So I sent a nervous email before Christmas and an off season visit was arranged so I could tour their newspaper building from 1909, The Strathmore Standard. It was great, they were very generous with their time and information. My interest must have been evident, because they suggested I apply for a part time job there if I wanted to learn more an run the equipment. So I did! I've been working 1 or 2 days a week for the past few months and it has been so much fun. I've wanted to demonstrate letterpress for years, especially to children and this has been a wonderful opportunity. I even get to wear a costume!
Plus, the team at the Standard is great. We have guys who have worked in the newspaper industry, owned their own print shops and a variety of others who just love the equipment and want to keep it maintained and share it with others. Naturally, this has taken up some of my time (part of the reason my artistic output has been a little leaner than usual - don't worry, this was a planned educational break and I'm already gearing up for my late summer painting binge!)
A few weeks ago, the major work was finished on the press (serious props to my blacksmith friend at the museum - I couldn't have done this on my own). It was delivered safe and sound and is in my garage awaiting the last few minor parts. It runs so beautifully and is even sporting a brand new treadle so I can power it by foot!
You have no idea how exciting this has all been to me. A gift from a friend who was moving away (who couldn't take it with him) has absolutely transformed a lot of my art and taken me on an adventure of a lifetime. Through this I've learned so much more than I would have about printmaking, machinery, metal working, graphic design, the history of type, bookmaking, and of course letterpress printing. I've made some life long friends (and keep making more) who continue to encourage and guide me.
The best part is that I have barely gotten started. The coming months and years hold so much potential and I am so excited to see where it goes.
Long time, no update. It has been very busy both in the studio and in our household. One of the things taking a lot of my time lately has been Letterpress related. It is a long (and hopefully interesting) story that I am saving for it's own post (Hint: it involves costumes and moving crazy heavy pieces of machinery!) Anyways, in amongst all this busyness, life in my studio has been puttering along at a brisk pace.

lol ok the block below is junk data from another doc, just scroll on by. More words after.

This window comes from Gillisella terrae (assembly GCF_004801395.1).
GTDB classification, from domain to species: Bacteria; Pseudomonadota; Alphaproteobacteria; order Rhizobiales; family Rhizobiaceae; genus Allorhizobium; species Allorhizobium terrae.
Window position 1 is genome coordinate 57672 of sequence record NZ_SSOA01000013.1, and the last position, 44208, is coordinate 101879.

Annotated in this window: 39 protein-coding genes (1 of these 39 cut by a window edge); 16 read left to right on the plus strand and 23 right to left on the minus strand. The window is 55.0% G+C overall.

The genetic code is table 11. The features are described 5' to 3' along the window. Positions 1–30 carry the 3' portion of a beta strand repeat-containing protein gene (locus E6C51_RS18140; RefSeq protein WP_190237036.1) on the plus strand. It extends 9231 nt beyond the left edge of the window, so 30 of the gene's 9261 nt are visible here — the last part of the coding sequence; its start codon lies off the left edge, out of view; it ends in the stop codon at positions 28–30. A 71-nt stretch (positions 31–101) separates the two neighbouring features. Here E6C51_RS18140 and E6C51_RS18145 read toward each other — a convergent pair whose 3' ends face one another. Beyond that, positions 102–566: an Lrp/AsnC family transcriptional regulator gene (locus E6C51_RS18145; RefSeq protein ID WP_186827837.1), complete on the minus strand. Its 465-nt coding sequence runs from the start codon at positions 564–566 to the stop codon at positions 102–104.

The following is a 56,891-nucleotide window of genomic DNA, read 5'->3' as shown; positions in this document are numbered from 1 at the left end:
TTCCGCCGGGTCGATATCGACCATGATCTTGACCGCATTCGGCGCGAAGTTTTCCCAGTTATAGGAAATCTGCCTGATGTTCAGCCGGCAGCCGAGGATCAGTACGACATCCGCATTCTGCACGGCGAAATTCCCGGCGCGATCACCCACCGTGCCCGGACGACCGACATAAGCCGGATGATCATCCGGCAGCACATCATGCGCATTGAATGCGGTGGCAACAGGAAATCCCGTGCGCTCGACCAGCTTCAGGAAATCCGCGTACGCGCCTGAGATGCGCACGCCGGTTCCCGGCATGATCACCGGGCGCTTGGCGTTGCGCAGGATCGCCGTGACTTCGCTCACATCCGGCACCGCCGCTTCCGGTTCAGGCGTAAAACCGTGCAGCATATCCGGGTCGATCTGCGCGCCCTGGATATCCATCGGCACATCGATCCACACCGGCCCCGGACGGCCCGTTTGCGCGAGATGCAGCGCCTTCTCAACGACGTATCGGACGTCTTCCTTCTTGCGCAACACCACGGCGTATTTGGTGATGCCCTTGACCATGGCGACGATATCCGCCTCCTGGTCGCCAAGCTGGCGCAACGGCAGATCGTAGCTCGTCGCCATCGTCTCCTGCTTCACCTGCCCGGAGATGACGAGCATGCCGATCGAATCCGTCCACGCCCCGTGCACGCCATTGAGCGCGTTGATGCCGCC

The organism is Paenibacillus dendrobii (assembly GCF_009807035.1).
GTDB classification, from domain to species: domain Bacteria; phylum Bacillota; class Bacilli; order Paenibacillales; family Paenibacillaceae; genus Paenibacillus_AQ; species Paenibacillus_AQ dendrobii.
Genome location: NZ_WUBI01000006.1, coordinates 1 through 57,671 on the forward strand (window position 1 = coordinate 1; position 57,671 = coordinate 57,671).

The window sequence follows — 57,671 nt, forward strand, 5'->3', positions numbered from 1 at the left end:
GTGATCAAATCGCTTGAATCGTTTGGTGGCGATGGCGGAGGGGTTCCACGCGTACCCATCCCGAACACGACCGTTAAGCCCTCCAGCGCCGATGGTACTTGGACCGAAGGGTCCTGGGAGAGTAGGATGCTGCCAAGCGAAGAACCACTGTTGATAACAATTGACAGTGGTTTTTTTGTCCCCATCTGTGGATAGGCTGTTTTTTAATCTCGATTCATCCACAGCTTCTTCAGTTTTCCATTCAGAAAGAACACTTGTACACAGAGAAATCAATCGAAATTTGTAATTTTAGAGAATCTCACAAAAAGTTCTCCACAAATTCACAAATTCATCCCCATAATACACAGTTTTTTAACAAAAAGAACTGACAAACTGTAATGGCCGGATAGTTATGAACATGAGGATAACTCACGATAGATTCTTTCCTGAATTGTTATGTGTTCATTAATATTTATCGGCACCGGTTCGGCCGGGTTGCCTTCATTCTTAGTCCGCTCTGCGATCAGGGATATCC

I love this time of year because the roads are reliably decent and the weather is good so I can plan to travel to deliver fresh art, teach or demonstrate. Here is some stuff I have coming up in the next few weeks in June and July:
Muk Luk Magpies: The initial batch of Flour Sack Clothes sold very quickly so I recently dropped off a large batch with lots of colours and patterns. Just in time for teacher gifts! You can get store hours and more information here.
Impressions Printmaking Exhibition: The Leighton Art Centre invited me to participate in this upcoming show done in partnership with the Alberta Printmakers Society. There are some amazing local artists represented here, so I am quite excited to hang my work on the same walls as them! The opening for this show is this Saturday from 2 - 4 pm. Hope to see you there!
Canada Day at Just Imajan Art Gallery: I will be painting alongside 14 other local Cochrane artists during the Canada Day festivities. I'm looking forward to connecting with the locals and will demonstrate my process as well as have a selection of my work available for sale (working on some fresh stuff that I hope will be ready on time!). You can get more information here.
On the Road Travel Sketching Workshop: SECOND DATE ADDED We are so pleased to be able to add a send date for this sketching workshop at the Leighton Art Centre. The July 8th date filled up really quickly and we think there is ample interest in adding a second date. I think its the combination of getting out there with a sketchbook in hand paired with mysteries of bringing art supplies with you when you travel. We are going to cover both of these in an action packed day long class! Second class date is July 15th - I hope you can make it. You can register here.
Red Deer College Basic Linocut Printmaking: I am very excited to be offering a class through this venue! I believe there is still room to sign up if you are in the Central Alberta area and want to take the plunge into creating your own relief prints. You can register here.
If you have any questions about any of these classes, my work or how to book me as an instructor, please send me a message and I am happy to get back to you! Its been a great start to summer and I am really pumped about these upcoming events.
Airdrie, Alberta is home to a very neat studio and shop, Mukluk Magpies. While it is primarily a stain glass operation (trust me, they are one of the best in Alberta for all things glass related), they have been steadily amassing the work of regional artisans to sell through their gift shop as a complement to their other wares.
This morning I brought in a full selection of Flour Sack Cloths, Letterpress printed cards, framed Linocut prints and some paintings. I'm really excited to have another venue to show my work through.
You can find hours, directions and more on their website here.
Leighton Art Centre will be having a printmaking show from June 24th - September 24th and I am really excited that they have chosen all three of the pieces I submitted for consideration!
As some of you know, I'm working through this plates theme in my paintings lately and it seems to have jumped the barrier into my printmaking. I really enjoyed taking the time to carve out the patterns that have been so familiar to paint. Stripping away the colour, texture and tone to focus solely on the graphic nature of these pieces of china was immensely satisfying.
These are all printed in their own limited edition of 10. The first of each will be framed and available for sale at the Leighton Centre, the others in the edition will be for sale unframed (at the moment). Please send me an email if you are interested in knowing more about these pieces!